In what has been described as a “landmark ruling,” an employment tribunal in the United Kingdom ruled that the National Health Service (NHS) Trust unlawfully “harassed and directly discriminated against a Christian nurse for wearing a cross necklace at work.”
Represented by the Christian Legal Centre, Mary Onuoha became the target of an aggressive harassment campaign by her supervisors at the Croydon Health Services NHS Trust for refusing to remove a gold cross necklace she wears daily. Other employees who outwardly wore religious garb unrelated to the Christian faith, like a hijab or turban, were not subjected to harassment and their expressions of faith were welcomed as a sign of diversity.
Due to the persecution she experienced, and her demotion to an administrative job for refusing to compromise her Christian faith and remove her cross, Onuoha left the job in June 2020.
On Jan. 5, the court sided with Onuoha, ruling in part that: “Applying common sense, it is clear to us that the infection risk posed by a necklace of the sorts the Claimant used to wear, when worn by a responsible clinician such as the Claimant, who complied with handwashing protocol is very low.”
In response to the NHS’ aggressive campaign against Onuoha, the court ruled that their behavior was “offensive and intimidating. It failed to properly grapple with the complexity of the issues. No real thought seems to have been given to whether it was really appropriate to discipline the Claimant for doing something that in fact many others in the workforce (including more senior colleagues who worked just as closely with patients) were doing unchallenged. Equally, no real thought was given to the Claimant’s point that others were wearing religious apparel in clinical areas and that she should be treated equally to them.”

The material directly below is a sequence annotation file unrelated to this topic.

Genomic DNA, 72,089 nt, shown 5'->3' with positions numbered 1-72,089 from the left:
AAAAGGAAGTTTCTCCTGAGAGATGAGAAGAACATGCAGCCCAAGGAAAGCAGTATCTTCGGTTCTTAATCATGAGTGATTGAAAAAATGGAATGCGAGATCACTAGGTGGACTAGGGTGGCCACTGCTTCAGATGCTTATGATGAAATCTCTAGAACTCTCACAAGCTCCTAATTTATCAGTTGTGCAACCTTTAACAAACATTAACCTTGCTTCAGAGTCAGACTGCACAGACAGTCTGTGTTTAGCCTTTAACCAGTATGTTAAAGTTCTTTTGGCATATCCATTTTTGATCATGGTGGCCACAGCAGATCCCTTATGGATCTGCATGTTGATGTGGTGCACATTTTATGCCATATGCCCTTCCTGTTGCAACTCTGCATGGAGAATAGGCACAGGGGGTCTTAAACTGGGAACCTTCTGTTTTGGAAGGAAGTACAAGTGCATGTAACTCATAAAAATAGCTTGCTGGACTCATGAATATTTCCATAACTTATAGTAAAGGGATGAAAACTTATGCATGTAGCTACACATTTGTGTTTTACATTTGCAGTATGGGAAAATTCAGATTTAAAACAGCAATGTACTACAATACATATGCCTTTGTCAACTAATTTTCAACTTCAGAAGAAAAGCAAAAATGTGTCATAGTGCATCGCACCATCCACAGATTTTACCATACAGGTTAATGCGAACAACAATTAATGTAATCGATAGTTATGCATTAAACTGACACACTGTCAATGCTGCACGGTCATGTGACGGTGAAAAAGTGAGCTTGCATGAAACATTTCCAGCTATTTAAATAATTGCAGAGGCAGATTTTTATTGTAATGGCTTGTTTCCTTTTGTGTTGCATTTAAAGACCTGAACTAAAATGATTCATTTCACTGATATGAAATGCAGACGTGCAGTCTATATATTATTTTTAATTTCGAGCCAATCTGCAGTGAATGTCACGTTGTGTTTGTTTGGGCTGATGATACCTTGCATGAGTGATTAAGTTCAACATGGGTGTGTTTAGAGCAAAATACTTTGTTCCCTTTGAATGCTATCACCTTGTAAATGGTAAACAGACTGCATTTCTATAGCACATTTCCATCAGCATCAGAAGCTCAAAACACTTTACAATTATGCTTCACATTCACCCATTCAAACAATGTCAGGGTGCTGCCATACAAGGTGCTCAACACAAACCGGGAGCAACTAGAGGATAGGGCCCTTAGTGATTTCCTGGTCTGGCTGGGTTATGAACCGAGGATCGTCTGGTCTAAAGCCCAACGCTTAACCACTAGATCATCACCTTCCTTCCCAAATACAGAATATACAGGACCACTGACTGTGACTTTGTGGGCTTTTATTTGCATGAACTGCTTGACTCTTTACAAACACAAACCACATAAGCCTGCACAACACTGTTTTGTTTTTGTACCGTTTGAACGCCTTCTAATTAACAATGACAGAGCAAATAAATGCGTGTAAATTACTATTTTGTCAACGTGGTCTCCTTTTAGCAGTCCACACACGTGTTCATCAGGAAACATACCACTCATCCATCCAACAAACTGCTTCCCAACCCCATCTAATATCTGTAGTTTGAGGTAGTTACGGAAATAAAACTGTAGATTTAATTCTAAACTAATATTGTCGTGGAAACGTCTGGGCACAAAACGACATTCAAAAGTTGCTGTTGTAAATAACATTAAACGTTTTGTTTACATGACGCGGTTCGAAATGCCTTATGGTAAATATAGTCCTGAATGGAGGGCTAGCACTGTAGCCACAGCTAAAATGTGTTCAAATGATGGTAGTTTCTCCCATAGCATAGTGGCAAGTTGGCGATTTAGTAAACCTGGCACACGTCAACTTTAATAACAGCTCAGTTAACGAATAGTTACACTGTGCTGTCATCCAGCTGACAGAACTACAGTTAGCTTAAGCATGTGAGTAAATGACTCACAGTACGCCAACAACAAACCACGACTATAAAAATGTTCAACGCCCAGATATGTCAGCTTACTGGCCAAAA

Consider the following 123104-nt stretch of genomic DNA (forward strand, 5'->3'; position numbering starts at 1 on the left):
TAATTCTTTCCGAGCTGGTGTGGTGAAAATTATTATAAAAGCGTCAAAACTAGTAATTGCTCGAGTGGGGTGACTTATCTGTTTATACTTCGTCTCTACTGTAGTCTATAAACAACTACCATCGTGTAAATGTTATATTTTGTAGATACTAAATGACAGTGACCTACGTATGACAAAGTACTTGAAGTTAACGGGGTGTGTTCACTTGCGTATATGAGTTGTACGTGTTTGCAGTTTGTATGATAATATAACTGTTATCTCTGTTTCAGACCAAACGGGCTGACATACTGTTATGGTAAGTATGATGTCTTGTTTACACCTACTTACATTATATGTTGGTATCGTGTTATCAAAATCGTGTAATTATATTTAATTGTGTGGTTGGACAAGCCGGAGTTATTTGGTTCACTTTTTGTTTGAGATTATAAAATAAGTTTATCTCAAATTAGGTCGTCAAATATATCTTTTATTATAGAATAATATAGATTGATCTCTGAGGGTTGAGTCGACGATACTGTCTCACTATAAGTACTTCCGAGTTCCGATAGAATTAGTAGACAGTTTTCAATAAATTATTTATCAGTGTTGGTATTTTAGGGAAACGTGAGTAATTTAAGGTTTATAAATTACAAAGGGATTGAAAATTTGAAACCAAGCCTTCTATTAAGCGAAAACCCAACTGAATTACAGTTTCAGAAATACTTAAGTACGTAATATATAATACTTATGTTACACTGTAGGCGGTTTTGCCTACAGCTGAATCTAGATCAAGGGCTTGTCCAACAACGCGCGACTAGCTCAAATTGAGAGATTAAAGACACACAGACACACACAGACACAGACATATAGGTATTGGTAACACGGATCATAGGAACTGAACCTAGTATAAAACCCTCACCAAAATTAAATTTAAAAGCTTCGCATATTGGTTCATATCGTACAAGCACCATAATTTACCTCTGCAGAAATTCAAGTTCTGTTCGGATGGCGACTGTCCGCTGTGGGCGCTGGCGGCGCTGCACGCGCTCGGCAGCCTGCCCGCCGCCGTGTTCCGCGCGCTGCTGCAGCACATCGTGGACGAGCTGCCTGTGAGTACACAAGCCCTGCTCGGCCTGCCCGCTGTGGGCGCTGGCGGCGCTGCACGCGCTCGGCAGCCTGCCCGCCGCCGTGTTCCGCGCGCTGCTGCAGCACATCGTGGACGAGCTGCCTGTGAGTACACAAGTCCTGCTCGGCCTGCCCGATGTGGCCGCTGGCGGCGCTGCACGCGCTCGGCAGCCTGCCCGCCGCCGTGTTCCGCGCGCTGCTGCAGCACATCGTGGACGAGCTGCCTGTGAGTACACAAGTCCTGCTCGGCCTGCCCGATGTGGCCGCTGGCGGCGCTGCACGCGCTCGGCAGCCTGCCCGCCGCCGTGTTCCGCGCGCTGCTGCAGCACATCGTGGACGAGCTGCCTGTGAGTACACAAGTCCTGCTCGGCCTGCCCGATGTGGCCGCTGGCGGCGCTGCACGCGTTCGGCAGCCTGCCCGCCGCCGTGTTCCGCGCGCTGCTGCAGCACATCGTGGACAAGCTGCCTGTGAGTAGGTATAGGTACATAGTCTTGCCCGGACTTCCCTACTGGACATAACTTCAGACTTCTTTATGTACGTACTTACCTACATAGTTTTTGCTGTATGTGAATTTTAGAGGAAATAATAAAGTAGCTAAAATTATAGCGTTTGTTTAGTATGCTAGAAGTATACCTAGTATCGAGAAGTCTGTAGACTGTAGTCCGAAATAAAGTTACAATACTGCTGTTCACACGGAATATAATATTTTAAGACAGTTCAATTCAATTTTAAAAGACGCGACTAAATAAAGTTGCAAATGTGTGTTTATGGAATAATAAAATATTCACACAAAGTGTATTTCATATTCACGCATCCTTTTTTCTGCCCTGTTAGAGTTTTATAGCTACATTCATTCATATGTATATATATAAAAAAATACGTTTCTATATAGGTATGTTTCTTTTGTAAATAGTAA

The targeted harassment of Onuoha was extreme at times, and even put patients’ lives at risk.
On at least one occasion, Onuoha’s supervisors were so frustrated with her cross that they walked into an operating theater while a patient was under general anesthesia to demand that the Christian nurse either remove her cross or leave the room in order to put on additional scrubs and cover up the cross.
Her lawyers argue that this was a clear violation of patient safety, and infringed on Onuoha’s right to freely express her Christian faith.
Originally from Nigeria, Onuoha wanted to become a nurse because one of her brothers didn’t receive proper medical care and died of the measles. She came to the U.K. in 1988 and worked for 19 years at Croydon University Hospital.
“This has always been an attack on my faith,” she said. “My cross has been with me for 40 years. It is part of me, and my faith, and it has never caused anyone any harm. Patients often say to me: ‘I really like your cross,’ they always respond to it in a positive way and that gives me joy and makes me feel happy. I am proud to wear it as I know God loves me so much and went through this pain for me.”
Andrea Williams, chief executive of Christian Legal Centre, said, “Mary’s whole life has been dedicated to caring for others and her love for Jesus. It has been a privilege to stand with her in this long fight for justice, and we are very pleased with the outcome.”
Photo: Courtesy of Christian Concern